Friday, 28 March 2014

I am exactly as smart (and knowledgeable) as an atheist

Some years ago some wag put up a poster in the office: “Meetings, a practical alternative to work”. It struck a chord with me at the time. I was going through my middle-management phase, battling to avoid infection with buzzword mania.
It was then I learned the real meaning of jargon, from “blue sky thinking outside the box” upwards into higher realms of meaninglessness. It’s a form of language, forever mutating, that exists solely to make the thinking-impaired seem relatively able-minded.
All that, thank goodness, is happily behind me now. I am no longer responsible for anyone’s output but my own, which is an under-rated freedom. But I have discovered another alternative to work. One which probably wastes even more time, though I haven’t dared calculate quite how much.
It’s called Facebook.
No doubt Twitter, LinkedIn, Foursquare, Snapchat and whatever this week’s social network of choice may be are just as dangerous but I have managed so far to avoid their siren call. For me, Facebook is enough. My social life has become almost entirely virtual. Which does cut down the booze bill.
The reason it’s so addictive is that my friends all share such interesting ideas. Amid all the snaps of cute cats of daft dogs (I can mostly resist the former, the latter are harder).
And then there are the quizzes. I’ve been a sucker for quizzes ever since the time when I started setting one every week for the regulars in my local. (I had a real-world social life back then, nearly 30 years ago.)
I got 20 out of 20 this week on one that purported to test how well I’d do on University Challenge. Which probably says more about the setters than it does about me or the show. Actual TV competitors don’t have the luxury of either a multiple-choice format or limitless time to ponder their answers.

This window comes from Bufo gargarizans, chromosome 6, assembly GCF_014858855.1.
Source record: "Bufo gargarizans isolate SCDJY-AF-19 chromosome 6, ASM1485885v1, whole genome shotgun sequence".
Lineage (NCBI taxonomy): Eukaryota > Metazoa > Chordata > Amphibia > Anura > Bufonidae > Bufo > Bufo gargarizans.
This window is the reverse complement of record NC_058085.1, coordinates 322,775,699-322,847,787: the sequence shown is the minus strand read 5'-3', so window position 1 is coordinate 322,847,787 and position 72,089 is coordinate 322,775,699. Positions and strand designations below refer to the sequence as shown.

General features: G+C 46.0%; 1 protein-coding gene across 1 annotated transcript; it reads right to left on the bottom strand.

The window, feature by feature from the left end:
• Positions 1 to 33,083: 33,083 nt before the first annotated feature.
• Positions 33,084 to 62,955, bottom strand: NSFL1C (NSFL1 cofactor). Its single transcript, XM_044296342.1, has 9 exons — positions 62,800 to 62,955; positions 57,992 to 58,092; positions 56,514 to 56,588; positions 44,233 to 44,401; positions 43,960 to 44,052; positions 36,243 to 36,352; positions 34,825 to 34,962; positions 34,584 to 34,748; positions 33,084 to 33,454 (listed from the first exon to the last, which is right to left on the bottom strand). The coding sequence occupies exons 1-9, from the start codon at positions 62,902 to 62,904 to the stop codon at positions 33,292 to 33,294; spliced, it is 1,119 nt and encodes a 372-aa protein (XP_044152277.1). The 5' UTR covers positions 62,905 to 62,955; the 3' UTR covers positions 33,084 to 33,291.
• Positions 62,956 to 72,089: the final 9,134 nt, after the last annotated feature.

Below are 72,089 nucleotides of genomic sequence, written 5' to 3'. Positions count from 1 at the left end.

More revealingly, I clicked the other day on a link headed: “Are you smarter than an atheist?”
The answer to this could only be “no”. I am an atheist.
I am also, according to this test, considerably more knowledgeable about religion than most people who profess to believe. I scored 94 per cent.
In this it seems I am pretty typical, atheists being the “religious group” who do best in the test. That is, of course, only those atheists who are interested enough to try it.
But in one way this test too was revealing mostly about the people who set it.
There were some questions about Christianity that most Christians, apparently, get wrong – which must say something in itself.
There were easier ones about Islam, Judaism and ancient Greek mythology. But there were more about US law and about one particular madcap American cult – Mormonism.
Nothing at all about paganism, Sikhism, the Baha’i faith, Zoroastrianism, Jainism, Taoism, Shinto, Candomblé, Rastafarianism or Voodoo.
Which reveals clearly enough the bias inherent in pretty well all religious thinking – not least the blinkered, ignorant and arrogant species prevalent in the god-fearing US of A.
I wrote here last week that I hoped Tony Benn and Bob Crow were not the last of their kind. And of course they weren’t.